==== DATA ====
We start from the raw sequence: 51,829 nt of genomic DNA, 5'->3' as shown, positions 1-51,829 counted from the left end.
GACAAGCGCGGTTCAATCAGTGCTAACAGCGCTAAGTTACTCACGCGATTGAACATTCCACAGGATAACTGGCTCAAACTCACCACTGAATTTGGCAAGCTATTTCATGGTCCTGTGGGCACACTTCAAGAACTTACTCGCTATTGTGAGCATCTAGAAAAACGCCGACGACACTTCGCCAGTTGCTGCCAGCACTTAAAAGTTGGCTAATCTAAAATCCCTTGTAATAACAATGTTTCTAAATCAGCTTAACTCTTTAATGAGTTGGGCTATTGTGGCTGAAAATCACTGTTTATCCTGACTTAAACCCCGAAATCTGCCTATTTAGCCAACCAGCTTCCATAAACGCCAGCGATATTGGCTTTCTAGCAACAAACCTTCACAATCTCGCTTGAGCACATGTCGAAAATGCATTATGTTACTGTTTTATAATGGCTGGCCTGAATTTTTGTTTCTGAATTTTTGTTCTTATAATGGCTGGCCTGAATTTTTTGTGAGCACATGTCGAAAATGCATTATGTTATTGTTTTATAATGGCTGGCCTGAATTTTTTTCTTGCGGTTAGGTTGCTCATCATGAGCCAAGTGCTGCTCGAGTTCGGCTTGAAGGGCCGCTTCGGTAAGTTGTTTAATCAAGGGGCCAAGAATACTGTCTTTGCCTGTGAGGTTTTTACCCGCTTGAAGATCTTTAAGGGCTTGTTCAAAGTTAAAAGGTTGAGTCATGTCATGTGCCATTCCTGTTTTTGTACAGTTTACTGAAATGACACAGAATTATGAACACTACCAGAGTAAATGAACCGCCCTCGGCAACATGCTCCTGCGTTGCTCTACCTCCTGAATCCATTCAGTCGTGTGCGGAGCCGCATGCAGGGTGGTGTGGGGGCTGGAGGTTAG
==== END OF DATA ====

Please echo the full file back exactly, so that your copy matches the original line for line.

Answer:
We start from the raw sequence: 51,829 nt of genomic DNA, 5'->3' as shown, positions 1-51,829 counted from the left end.
GACAAGCGCGGTTCAATCAGTGCTAACAGCGCTAAGTTACTCACGCGATTGAACATTCCACAGGATAACTGGCTCAAACTCACCACTGAATTTGGCAAGCTATTTCATGGTCCTGTGGGCACACTTCAAGAACTTACTCGCTATTGTGAGCATCTAGAAAAACGCCGACGACACTTCGCCAGTTGCTGCCAGCACTTAAAAGTTGGCTAATCTAAAATCCCTTGTAATAACAATGTTTCTAAATCAGCTTAACTCTTTAATGAGTTGGGCTATTGTGGCTGAAAATCACTGTTTATCCTGACTTAAACCCCGAAATCTGCCTATTTAGCCAACCAGCTTCCATAAACGCCAGCGATATTGGCTTTCTAGCAACAAACCTTCACAATCTCGCTTGAGCACATGTCGAAAATGCATTATGTTACTGTTTTATAATGGCTGGCCTGAATTTTTGTTTCTGAATTTTTGTTCTTATAATGGCTGGCCTGAATTTTTTGTGAGCACATGTCGAAAATGCATTATGTTATTGTTTTATAATGGCTGGCCTGAATTTTTTTCTTGCGGTTAGGTTGCTCATCATGAGCCAAGTGCTGCTCGAGTTCGGCTTGAAGGGCCGCTTCGGTAAGTTGTTTAATCAAGGGGCCAAGAATACTGTCTTTGCCTGTGAGGTTTTTACCCGCTTGAAGATCTTTAAGGGCTTGTTCAAAGTTAAAAGGTTGAGTCATGTCATGTGCCATTCCTGTTTTTGTACAGTTTACTGAAATGACACAGAATTATGAACACTACCAGAGTAAATGAACCGCCCTCGGCAACATGCTCCTGCGTTGCTCTACCTCCTGAATCCATTCAGTCGTGTGCGGAGCCGCATGCAGGGTGGTGTGGGGGCTGGAGGTTAG